Homemade Sourdough Flour Tortillas

Make the most of your sourdough discard with these easy homemade sourdough flour tortillas. These soft, versatile tortillas are perfect for wrapping up your favorite sandwich fillings, making quesadillas, or serving as the base for tacos. Unlike store-bought tortillas, this recipe uses only a few simple ingredients, and it can be ready in less than an hour. The result? Beautifully textured tortillas with a mellow sourdough flavor that will make your taste buds dance. Don’t let your excess sourdough starter go to waste – try this recipe for homemade sourdough flour tortillas today!

Ingredients in Homemade Sourdough Flour Tortillas

  • Sourdough Discard: You can use fresh, bubbly sourdough starter if you want. If you don’t mind a more pronounced sourdough flavor, you can use refrigerated discard from up to a week or two old.  I always use 100% hydration sourdough discard.
  • Coconut Oil: This recipe calls for coconut oil. The coconut oil gives flour tortillas a soft texture. You can substitute lard for the coconut oil if desired.
  • Baking Powder: A little bit of baking powder helps the flour tortillas to rise and puff up as they are cooked.
  • Salt: Salt enhances the flavor, don’t leave it out!
  • All Purpose Flour: To keep flour tortillas soft and pliable, all purpose flour is used instead of a bread flour. The lower protein content helps the tortillas stay soft and pliable.
  • Hot Water: Hot water is used to help further relax the gluten and make the dough easy to work with.

Sourdough Discard in Homemade Sourdough Flour Tortillas

If you know me, you know I love throwing sourdough discard into almost anything–less waste and the health benefits of sourdough, yes please! I especially like using it in these homemade sourdough flour tortillas. In order to not have an overpowering sourdough flavor, I often use sourdough discard that is no more than a day or two old. Sometimes I’ll even use bubbly, fresh sourdough starter. If you want a more pronounced sourdough flavor, you can use refrigerated discard up to a week or two old if desired. If you use the discard cold, straight from the fridge, you’ll want to add very hot water to the dough to help compensate for the temperature.

Mixing the Tortilla Dough

Homemade sourdough flour tortillas can be mixed in a stand mixer  or using your hands. I like to use a stand mixer for ease, but the mixer here is just used to incorporate the dough and get it smooth – we want to avoid developing a lot of gluten, so kneading by hand is also a great option. Add all the ingredients to the bowl, including the very hot water. Hot water helps relax the gluten in these tortillas, making them easier to shape and roll out. Mix on low speed for about 2-3 minutes until the dough becomes smooth, soft and just a little bit tacky/sticky. Remove the dough from the bowl and let the dough rest for about 20 minutes before shaping into tortillas.

Shaping and Rolling Out Homemade Sourdough Flour Tortillas

After about 20 minutes, cut the dough into:

  • 10 pieces for 10 inch tortillas
  • 16 pieces for 8 inch tortillas

Quickly shape the pieces into little round balls by cupping your hand around the dough and moving it around in a circle on the countertop a few times per piece. Let the balls of dough rest again for about 5 minutes while you heat up a frying pan. If you make tortillas often, you may want to invest in a larger griddle for faster cooking.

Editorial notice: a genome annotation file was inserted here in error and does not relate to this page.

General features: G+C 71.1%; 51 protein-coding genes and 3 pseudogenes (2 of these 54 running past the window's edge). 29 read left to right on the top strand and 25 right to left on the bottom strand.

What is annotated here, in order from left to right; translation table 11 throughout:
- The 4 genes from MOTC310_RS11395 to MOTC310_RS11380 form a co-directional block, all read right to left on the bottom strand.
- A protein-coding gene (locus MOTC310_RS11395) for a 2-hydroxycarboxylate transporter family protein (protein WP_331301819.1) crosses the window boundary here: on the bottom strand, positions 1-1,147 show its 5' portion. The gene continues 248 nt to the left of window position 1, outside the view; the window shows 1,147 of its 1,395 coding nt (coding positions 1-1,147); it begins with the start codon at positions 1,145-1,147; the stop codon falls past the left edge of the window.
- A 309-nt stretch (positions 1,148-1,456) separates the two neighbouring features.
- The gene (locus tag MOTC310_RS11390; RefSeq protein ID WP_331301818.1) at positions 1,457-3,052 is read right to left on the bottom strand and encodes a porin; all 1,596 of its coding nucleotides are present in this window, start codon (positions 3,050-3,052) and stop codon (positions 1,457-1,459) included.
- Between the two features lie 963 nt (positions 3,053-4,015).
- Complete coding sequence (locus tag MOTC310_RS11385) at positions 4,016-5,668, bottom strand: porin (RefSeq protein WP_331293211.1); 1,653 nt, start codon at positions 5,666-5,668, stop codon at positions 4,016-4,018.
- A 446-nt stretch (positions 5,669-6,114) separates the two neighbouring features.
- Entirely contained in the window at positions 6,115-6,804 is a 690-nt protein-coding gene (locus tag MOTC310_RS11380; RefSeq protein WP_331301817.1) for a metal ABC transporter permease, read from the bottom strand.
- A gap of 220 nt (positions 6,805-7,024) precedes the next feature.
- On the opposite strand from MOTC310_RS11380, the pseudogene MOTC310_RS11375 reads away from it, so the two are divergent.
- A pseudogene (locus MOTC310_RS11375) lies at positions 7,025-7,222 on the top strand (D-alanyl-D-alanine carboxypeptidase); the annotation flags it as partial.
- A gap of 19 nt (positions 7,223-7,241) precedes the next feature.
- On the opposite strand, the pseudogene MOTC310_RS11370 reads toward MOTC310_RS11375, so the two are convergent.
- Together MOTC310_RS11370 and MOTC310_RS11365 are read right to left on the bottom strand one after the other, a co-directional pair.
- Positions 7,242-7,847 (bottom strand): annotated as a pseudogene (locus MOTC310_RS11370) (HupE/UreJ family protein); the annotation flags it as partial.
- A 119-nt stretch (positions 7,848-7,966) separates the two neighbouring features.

Rolling Out Sourdough Tortillas:

Lightly flour a pastry mat. Pastry mats usually have measurement markings on them that can help you know how large to roll out your tortilla, so the pastry mat is optional but helpful. Take a dough ball and flour both sides. Using a rolling pin, roll the dough into a circle, rotating the dough about 45 degrees after each roll until you have a round circular shape. The goal is to get a very even and thin circle of dough. The dough should be just thin enough that you can almost see through it.

Cooking Homemade Sourdough Flour Tortillas

Take the tortilla off the pastry mat and cook in the hot frying pan. Heat for about 1 minute until the dough is puffed up and bubbly. Then turn the dough over and bake the other side for about 30 seconds. This time will be a little longer or shorter based on the actual heat of your frying pan. If the tortilla is browning too quickly, decrease the heat. If it’s not browning enough, increase the heat. It’s a bit of trial and error with the first tortilla.

The medium heat of around 400 degrees will help the tortillas puff up quickly (within the first 30 seconds) and form the air pockets that are so beautiful in homemade flour tortillas. 

Keep Tortillas Warm and Covered

Place the warm tortilla inside a kitchen towel on a plate. Repeat with the remaining balls of dough and keep the warm tortillas together inside the kitchen towel. Keeping them together like this helps them stay flexible instead of hardening and drying out. Enjoy warm or at room temperature later on in the day.

Frequently Asked Questions

How do I store leftover homemade sourdough flour tortillas?

I use them the day I make them and stick any leftovers in an airtight container and place in my freezer. The refrigerator tends to dry bread out instead of keeping it fresh, so I always freeze leftover baked goods. They will last about 3 months in the freezer. Pull them out to defrost before using.